YTN interview on Ferguson

On November 29, Jay Kim appeared on YTN to discuss various issues concerning Ferguson, which included riots and protests in Ferguson, racism in the U.S., controversies over the prosecutor’s handling of the case and the grand jury’s decision, the possibility of, or the need for, reforms in the police and the legal system, improvements in race relations, and compensation measures for the damage that Korean-Americans had from riots.


Watching North Korea cling to Russia

South Korea seems to be more popular than ever globally. In the U.S., it is enjoying great popularity, and President Park Geun-hye’s popularity is sky high. Nowadays, it is hard to find any country that has hostility toward South Korea anywhere in the world. In contrast, Japan does not have as good a reputation as it had in the past, even though it is economically stronger than Korea, and China is also not as popular as Korea even though it is a country with a huge population and the second-largest GDP in the world. Korea’s rise in international status can be regarded as a result of the brilliant diplomatic efforts that President Park has made so far, but the bigger factor is our people’s efforts and achievements in various areas.

Above all, our young people’s efforts should be counted first as a contributing factor. In sports, our young athletes have put Korea among the world-class sporting powers. Their achievements in the 2014 Winter Olympics and this year’s Asian Games where they took second place in the medals table, beating Japan, proved that Korea was a real athletic power. When I was young, the national focus was on the marathon, a running sport without need for any equipment. But now Korea has become a powerhouse in winter sports that require expensive equipment. Korean movies have also been recognized for their artistic value by the world, and our young people’s dance and K-pop have caught the eyes and ears of young people around the world, as “Gangnam Style” became a global phenomenon. Furthermore, churches have sent several dozens of missionaries to poor countries throughout the world to build churches, schools and hospitals, and to teach agricultural knowhow in countries that have trouble with farming. Now Korea is regarded as a good, beneficent country by developing countries. Kimchi has also caught on, and even in snobbish Europe, Korean food is highly popular.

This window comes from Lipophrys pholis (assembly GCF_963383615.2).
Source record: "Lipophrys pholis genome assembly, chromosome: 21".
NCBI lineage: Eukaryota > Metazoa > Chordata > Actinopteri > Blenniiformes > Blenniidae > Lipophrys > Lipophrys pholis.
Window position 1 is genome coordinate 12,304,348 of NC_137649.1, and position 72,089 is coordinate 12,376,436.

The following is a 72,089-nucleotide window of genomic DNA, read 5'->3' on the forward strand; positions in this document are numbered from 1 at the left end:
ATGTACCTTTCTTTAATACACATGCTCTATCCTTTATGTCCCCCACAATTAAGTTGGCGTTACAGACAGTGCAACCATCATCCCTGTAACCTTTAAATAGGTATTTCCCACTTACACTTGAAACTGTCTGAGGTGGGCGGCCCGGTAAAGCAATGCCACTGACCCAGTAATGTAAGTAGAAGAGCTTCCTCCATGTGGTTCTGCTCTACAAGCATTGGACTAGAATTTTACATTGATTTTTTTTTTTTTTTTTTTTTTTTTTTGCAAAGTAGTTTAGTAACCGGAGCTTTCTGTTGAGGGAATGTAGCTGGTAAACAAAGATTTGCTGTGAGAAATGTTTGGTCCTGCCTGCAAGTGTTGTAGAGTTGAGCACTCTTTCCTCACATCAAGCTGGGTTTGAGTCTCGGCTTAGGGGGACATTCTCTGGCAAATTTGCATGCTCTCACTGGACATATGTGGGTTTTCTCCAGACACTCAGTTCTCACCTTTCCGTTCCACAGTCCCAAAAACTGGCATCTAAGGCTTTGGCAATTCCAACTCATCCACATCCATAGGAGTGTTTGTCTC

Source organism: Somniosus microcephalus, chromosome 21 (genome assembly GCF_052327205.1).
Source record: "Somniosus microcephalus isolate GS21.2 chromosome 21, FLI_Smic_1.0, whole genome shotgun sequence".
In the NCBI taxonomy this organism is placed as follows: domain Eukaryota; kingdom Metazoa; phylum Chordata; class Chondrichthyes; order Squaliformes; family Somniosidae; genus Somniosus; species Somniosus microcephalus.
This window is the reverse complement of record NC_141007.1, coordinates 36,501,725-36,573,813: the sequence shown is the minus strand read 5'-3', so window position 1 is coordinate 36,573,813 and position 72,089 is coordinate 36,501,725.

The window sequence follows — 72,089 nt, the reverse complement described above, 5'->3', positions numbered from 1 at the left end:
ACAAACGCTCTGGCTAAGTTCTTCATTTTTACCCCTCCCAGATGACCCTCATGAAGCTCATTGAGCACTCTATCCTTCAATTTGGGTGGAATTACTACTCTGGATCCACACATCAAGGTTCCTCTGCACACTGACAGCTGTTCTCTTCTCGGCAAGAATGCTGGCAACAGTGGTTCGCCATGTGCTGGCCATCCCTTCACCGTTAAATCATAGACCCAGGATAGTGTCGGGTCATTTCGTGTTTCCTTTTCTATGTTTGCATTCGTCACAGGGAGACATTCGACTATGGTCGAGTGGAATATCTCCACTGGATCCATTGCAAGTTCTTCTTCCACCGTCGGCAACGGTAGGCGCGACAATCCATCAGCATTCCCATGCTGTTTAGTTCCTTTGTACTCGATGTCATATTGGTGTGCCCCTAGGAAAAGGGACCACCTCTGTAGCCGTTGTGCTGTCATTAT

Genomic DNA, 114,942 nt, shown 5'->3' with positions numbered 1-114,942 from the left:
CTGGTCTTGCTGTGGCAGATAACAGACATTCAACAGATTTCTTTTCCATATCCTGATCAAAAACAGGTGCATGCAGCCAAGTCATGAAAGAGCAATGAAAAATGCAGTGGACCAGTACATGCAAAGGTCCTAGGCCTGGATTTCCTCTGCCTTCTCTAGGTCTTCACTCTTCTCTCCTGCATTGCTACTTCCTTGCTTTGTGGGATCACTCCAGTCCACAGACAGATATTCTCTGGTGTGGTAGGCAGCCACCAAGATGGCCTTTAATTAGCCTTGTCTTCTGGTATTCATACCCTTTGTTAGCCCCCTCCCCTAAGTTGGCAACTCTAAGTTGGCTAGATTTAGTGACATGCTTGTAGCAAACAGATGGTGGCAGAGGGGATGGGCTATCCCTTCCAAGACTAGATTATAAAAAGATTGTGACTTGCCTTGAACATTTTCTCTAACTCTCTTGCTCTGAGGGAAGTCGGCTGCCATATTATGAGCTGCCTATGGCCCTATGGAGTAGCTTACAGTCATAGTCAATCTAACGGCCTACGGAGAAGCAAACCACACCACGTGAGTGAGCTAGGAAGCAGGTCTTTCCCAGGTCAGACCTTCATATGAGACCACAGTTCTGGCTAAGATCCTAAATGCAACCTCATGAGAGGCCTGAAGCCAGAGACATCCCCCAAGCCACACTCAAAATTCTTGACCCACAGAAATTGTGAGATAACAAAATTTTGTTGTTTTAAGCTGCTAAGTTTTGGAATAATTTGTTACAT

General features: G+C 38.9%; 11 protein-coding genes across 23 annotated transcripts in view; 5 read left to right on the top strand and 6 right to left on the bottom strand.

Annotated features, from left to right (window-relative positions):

Tourists who visit Korea to see this attractive country have also increased. Countries that want Korean products are on the rise, so much so that one can find Korean made cars, cell phones, refrigerators and other “Made in Korea” products easily almost anywhere in the world. While Korea is welcomed almost everywhere, only one country still treats our country as its enemy. It is North Korea. The North has been making insulting remarks about our presidents, calling us their sworn enemy and threatening to turn Korea into a “sea of fire” at every opportunity. Sometimes it has not stopped at mere threats, but actually shelled our land to kill civilians, swearing at us that the South should be wiped out. What on earth did we do wrong to the North? It recently freed two Americans that it had held captive, but did nothing about a detained Korean pastor. It says nothing about whether 517 South Koreans that it has kidnapped since the end of the Korean War are alive or not. Looking at the bloodthirsty image of the North staring at the South and pledging to defeat its enemy, I feel only sadness and wonder how things have come to this.

There was a news report that North Korea sent Choe Ryong-hae, the closest aide of Kim Jong-un, as a special envoy to Russia. Many experts expressed their concerns that North Korea and Russia would become closer through this. I think that there is no need to overestimate the effect of sending Kim Jong-un’s letter to Putin through a special envoy, as if the two countries had formed a military alliance. Despite the North’s efforts, including the sudden release of the Americans, to prevent the international humiliation of its mysterious leader, the Third Committee of the U.N. General Assembly passed by decisive majority its resolution that recommended the prosecution of the North Korean leader for crimes against humanity in the International Criminal Court. It remains to be seen whether China will exercise its veto power once again at the Security Council.